Nouns

  1. General Overview
  2. Masculine and Feminine Nouns
  3. Masculine or Feminine Nouns
  4. Nouns used for both male and female persons and animals
  5. Masculine Nouns
  6. Masculine Nouns ending in -á/e/l/m/r
  7. Masculine Nouns of Greek ending in -ma
  8. More masculine Nouns ending in -a
  9. Feminine Nouns
  10. Feminine Nouns ending in -ade/gem/ção/são/ssão/zão
  11. Plural of Nouns
  12. Noun Suffixes
  13. Diminutive
  14. Augmentative

1. General Overview

 

Nouns are words for naming persons, things, places and animals.
In Portuguese, a noun can be either masculine or feminine in gender and singular or plural in number.
It is very important to know the gender, otherwise you will not be able to speak the language correctly. The best way to learn the gender of a noun is to memorize it with its definite article.
In general nouns ending in –
o as in carro (car) or nouns referring to male persons like amig(male friend) or animals like gato (male cat) are masculine, and nouns ending in –as in casa (house) or nouns referring to female persons like amiga (female friend) or animals like gat
(female cat) are feminine.

 

2. Masculine and Feminine Nouns

 

o amigo a amiga the male/female friend
o espanhol a espanhola the Spanish guy/lady
o professor a professora the male/female teacher
o inglês a inglesa the English guy/lady
o alemão a alemã the German guy/lady
o pai a mãe the father/mother

3Masculine or Feminine Nouns

 

o/a colega the male/female colleague
o/a chefe the male/female boss
o/a repórter the male/female reporter

4. Nouns used for both male or female persons and animals

 

a criança the child
cobra the snake

5. Masculine Nouns

 

In general nouns ending in o are masculine, but there are also other endings which indicate a noun is masculine. Even though there are some exceptions, in general most of the words with these endings are masculine.

 

6. Masculine Nouns ending in -á/e/l/r/m

 

o sofá the sofa
o restaurante the restaurant
o hotel the hotel
o bar the bar
o trem the train

7. Masculine Nouns of Greek origin ending in -ma

 

o cinema the cinema
o problema the problem
o programa the program

 

8. More masculine nouns ending in -a

 

o dia the day
o mapa the map
o samba the samba

9Feminine Nouns

 

In general nouns ending in –are feminine, but there are also other endings which indicate a noun is feminine.


10. Feminine Nouns ending in ade/gem/ção/são/ssão/zão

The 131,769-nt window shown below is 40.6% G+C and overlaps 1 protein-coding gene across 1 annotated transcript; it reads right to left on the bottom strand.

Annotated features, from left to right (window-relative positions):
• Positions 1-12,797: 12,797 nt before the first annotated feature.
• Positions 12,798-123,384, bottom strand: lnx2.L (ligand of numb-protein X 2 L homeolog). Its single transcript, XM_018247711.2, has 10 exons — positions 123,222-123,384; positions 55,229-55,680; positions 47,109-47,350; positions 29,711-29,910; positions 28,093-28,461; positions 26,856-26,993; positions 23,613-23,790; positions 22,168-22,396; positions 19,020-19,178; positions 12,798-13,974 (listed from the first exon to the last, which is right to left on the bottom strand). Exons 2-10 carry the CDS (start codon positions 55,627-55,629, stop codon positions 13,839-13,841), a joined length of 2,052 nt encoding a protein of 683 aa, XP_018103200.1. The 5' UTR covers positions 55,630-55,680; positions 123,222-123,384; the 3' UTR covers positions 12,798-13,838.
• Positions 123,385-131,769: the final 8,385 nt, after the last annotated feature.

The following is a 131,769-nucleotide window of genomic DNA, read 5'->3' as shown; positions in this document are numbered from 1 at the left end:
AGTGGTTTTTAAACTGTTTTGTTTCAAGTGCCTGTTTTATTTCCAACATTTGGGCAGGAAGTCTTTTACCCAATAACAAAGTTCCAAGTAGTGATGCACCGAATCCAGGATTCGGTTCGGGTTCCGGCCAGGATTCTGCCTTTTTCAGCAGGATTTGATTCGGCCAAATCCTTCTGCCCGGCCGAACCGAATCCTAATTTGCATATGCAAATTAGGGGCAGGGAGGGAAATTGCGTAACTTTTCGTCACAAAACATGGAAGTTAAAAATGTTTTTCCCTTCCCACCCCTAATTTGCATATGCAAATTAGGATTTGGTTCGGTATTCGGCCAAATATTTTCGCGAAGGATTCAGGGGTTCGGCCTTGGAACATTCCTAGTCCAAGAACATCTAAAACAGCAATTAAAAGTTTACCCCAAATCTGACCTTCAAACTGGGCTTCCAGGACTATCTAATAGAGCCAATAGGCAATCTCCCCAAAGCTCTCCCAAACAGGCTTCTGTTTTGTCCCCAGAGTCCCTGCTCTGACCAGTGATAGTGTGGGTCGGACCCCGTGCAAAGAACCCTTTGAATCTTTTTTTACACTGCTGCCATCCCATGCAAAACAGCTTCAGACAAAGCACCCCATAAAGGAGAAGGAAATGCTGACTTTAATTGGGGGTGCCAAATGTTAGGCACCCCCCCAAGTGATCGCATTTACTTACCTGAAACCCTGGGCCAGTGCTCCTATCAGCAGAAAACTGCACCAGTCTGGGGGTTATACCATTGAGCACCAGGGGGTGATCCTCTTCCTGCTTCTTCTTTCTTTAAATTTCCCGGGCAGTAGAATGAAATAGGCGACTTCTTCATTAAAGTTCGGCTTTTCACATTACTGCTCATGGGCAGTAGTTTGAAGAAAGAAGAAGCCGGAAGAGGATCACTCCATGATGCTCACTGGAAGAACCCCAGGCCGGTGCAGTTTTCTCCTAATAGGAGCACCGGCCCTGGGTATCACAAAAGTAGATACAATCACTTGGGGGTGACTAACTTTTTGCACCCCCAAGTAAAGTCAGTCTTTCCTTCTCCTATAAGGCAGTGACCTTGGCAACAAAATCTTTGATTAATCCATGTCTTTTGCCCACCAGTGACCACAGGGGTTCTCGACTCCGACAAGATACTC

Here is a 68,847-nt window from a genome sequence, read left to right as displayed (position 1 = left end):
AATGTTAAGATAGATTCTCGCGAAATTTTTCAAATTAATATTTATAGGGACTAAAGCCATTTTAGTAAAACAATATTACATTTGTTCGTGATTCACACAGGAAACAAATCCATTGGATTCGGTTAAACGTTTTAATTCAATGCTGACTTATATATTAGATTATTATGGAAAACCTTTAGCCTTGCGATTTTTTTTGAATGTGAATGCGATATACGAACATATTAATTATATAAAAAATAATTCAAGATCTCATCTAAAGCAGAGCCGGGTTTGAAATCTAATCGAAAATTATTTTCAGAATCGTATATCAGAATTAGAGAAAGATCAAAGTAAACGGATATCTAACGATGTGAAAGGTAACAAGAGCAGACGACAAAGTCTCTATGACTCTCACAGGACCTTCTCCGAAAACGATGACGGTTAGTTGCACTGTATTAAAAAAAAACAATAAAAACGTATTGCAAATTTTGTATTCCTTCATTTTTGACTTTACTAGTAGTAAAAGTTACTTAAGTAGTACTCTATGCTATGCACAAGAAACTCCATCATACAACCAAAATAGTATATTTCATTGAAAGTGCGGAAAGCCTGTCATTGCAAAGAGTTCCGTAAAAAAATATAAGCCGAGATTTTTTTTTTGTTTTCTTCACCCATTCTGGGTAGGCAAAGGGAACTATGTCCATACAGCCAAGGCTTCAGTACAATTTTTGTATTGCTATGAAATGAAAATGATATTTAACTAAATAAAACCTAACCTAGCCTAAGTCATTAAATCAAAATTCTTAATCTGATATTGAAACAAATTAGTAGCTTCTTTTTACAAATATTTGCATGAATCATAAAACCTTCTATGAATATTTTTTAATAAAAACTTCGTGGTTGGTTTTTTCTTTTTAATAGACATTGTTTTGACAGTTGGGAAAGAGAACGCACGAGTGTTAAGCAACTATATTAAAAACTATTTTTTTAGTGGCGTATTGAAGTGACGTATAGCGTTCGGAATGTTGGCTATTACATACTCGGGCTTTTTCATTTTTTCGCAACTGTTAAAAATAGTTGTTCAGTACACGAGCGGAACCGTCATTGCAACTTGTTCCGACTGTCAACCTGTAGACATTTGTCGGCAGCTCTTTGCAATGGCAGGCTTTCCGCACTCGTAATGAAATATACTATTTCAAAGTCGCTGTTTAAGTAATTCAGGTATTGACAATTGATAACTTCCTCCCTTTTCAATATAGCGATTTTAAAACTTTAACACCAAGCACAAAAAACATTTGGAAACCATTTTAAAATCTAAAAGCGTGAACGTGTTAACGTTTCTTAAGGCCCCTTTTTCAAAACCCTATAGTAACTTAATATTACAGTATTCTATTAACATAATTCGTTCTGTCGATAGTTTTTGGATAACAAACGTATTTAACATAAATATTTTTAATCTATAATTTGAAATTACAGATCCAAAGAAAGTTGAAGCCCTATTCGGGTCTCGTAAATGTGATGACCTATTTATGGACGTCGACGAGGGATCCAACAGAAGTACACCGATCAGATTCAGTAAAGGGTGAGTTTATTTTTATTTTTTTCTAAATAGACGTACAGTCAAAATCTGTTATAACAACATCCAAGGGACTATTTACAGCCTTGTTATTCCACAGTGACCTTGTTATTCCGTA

a cidade the city
a viagem the trip
a lição the lesson
a mansão the mansion
a confusão the confusion
a sessão the session
a razão the reason

Exception: o coração (heart)
 

11. Plural of Nouns

 

Nouns can be singular or plural. Generally, you just add –s to make the plural form. However, there are also some useful rules which should be followed in order to be structurally accurate.

 

a casa as casas the house/houses
o jardim os jardins the garden/gardens
o hospital os hospitais the hospital/hospitals
ssil os fósseis the fossil/fossils
o barril os barris the barrel/barrels
o mês os meses the month/months
a lição as lições the lesson/lessons
o pão os pães the bread/loaves of bread
o limão os limões the lemon/lemons
a mão as mãos the hand/hands

Exception: o/os pis (pencil), ônibus (bus), etc.

 

12. Noun Suffixes

 

In Portuguese there are suffixes which can change the size of a noun.

 

13. Diminutive 

 

The diminutive is frequently used in Brazil. It is usually used to show a small version of something, but depending on the context, it is also used for emphasizing, expressing affection, irony and even in idiomatic expressions. It is particularly used usually when one talks to small children or refers to their things. 

The most common diminutive suffixes are –inho/inha and –zinho/zinha.

Diminutive suffixes can also be used with adjectives and adverbs. 

 

a mesa a mesinha the small table
o café o cafezinho the small coffee
barato baratinho very cheap
um pouco um pouquinho a little bit

14. Augmentative


The augmentative is less used than the diminutive and very seldom used in the plural form. It is usually used to show a large version of something, but sometimes it can also be used for emphasizing, expressing admiration or scorn.

The most common augmentative suffixes used in colloquial Portuguese are –ão/zão and –ona/zona.

Augmentative suffixes can also be used with adjectives.

 

um carro um carrão a car, a big car
uma mesa uma mesona a table, a big table
grande grandão/grandona big, huge

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